Monday, 3 June 2013


Skeffling → Easington

spurn-road.png Distance: 14.49 miles
Ascent: 47 metres
Duration: 5 hours 7 minutes

Under attack
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More than once already this week we've been asked, "Have you been to Spurn yet?". Today we finally reached the mouth of the Humber, and stretching out halfway across it for four miles from the northern shore is the great sand spit known as Spurn.

spurn-lighthouse.pngWe first caught sight of the black-and-white stripes of Spurn lighthouse six walks ago from Lincolnshire. While the lighthouse was obvious, the shape of the spit was far from clear, since we were looking directly down its length. The lighthouse itself is a mile or so from the tip; the most southerly building is the blocky Humber Pilot Station.

About halfway down, the spit narrows to just 30 metres of sand. The road is regularly re-routed here as the sand moves about. It's thought that in the near future there's a risk that the headland will be cut off entirely, and no doubt this would be the most likely place.

humber-fort.pngBetween Spurn and the southern shore stand two forts built to protect the estuary in the First World War. Demilitarised over fifty years ago, Bull Sands Fort is being slowly being transformed into a detox centre. There are probably deep parallels to draw here.

The most surprising thing we saw beyond the narrowing was a young roe deer. If there's a herd here, they've done a very good job hiding in scant cover.

caterpillar.pngSpurn isn't just under attack from the sea though. Since 2007 it's been suffering from an overwhelming population of brown tailed moth caterpillars. At the entrance to Spurn Yorkshire Wildlife Trust posted copious notices warning visitors to keep away from the larvae, whose barbed hairs are the source of the irritation. That's easier said than done: the caterpillars carpet the headland; long trousers were definitely required.

Last year the final families that lived on Spurn left the peninsula for good. While news articles say it was the threat of being cut off that sent them further inland, I blame the moths.

ships.pngRounding the southern end gave us a new view out into the North Sea. For the last seven walks we'd been looking out into the brown waters of the Humber, but the change of direction brought us along the deep blue of the open water and took us away from the ever-present sight of the Grimsby Dock Tower out on the near horizon. Today was a hot and tiring day - walking on the seemingly endless shingle sapped the strength in our legs - and at times it was very tempting to paddle in the surf instead.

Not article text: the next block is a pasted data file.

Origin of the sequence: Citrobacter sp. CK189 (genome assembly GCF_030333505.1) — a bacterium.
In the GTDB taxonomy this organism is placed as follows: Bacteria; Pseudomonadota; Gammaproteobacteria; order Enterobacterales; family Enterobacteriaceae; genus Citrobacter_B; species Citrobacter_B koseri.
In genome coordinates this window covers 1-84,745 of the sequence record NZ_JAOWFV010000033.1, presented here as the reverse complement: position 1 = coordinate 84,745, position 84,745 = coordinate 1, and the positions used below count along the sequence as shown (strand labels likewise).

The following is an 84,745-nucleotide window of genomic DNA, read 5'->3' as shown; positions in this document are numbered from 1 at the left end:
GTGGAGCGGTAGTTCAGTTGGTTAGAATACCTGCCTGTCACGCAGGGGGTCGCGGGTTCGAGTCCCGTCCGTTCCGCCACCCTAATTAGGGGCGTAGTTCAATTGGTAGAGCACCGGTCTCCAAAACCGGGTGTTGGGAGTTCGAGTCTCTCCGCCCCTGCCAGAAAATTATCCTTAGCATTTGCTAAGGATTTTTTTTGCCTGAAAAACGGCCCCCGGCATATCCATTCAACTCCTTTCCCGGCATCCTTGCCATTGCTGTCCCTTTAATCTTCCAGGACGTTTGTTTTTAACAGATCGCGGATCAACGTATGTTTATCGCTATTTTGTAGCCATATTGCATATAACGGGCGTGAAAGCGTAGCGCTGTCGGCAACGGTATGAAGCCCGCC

sound-mirror.pngOn the final few miles of the walk we passed one more symbol of invasion. "You can't miss the only listed building in Kilnsea," we were told as we bought ice-creams from the Blue Bell Café. The listed building is a sound mirror. I'd previously seen one on the cliffs above Folkstone. It was interesting to see another echo of the early twentieth century wars this far north.

Notes for future walkers:

  • We had no trouble continuing on the sea bank after the public footpath ended at Humber Side Lane car park TA 392 171, although we did have to drop onto the beach at TA 406 162 until we reached the Crown and Anchor Inn at TA 409 157. This may be tricky at the highest of tides.
  • From the Crown and Anchor another permitted path runs south-east to join Warren Road at TA 417 152.
  • The walk to Spurn Point itself is easy: take the road. The footpaths on the Humber side were overgrown and not worth it.
  • From the car park at TA 401 111, we descended the slipway to the beach, rounded the tip then headed back north on the sea side of the peninsula.
  • About halfway back on the east side (TA 418 129), the tide squeezed us against crumbling sea defences so we clambered over the dunes to rejoin the road.
  • At the northern end of the spit, we initially walked on the beach but soon climbed the low cliff and followed the clifftop to the car park at TA 417 158.
  • We followed the road inland to the Blue Bell Café (good for ice creams!) at TA 415 158, then went north on the road. At TA 414 166 we took a permitted path to the west which soon turned north in front of the sound mirror and continued on the landward side of the lagoons, eventually joining New Bank to the road at TA 407 187.
Posted by pab at 19:41 | Comments will be back one day. Please email me instead!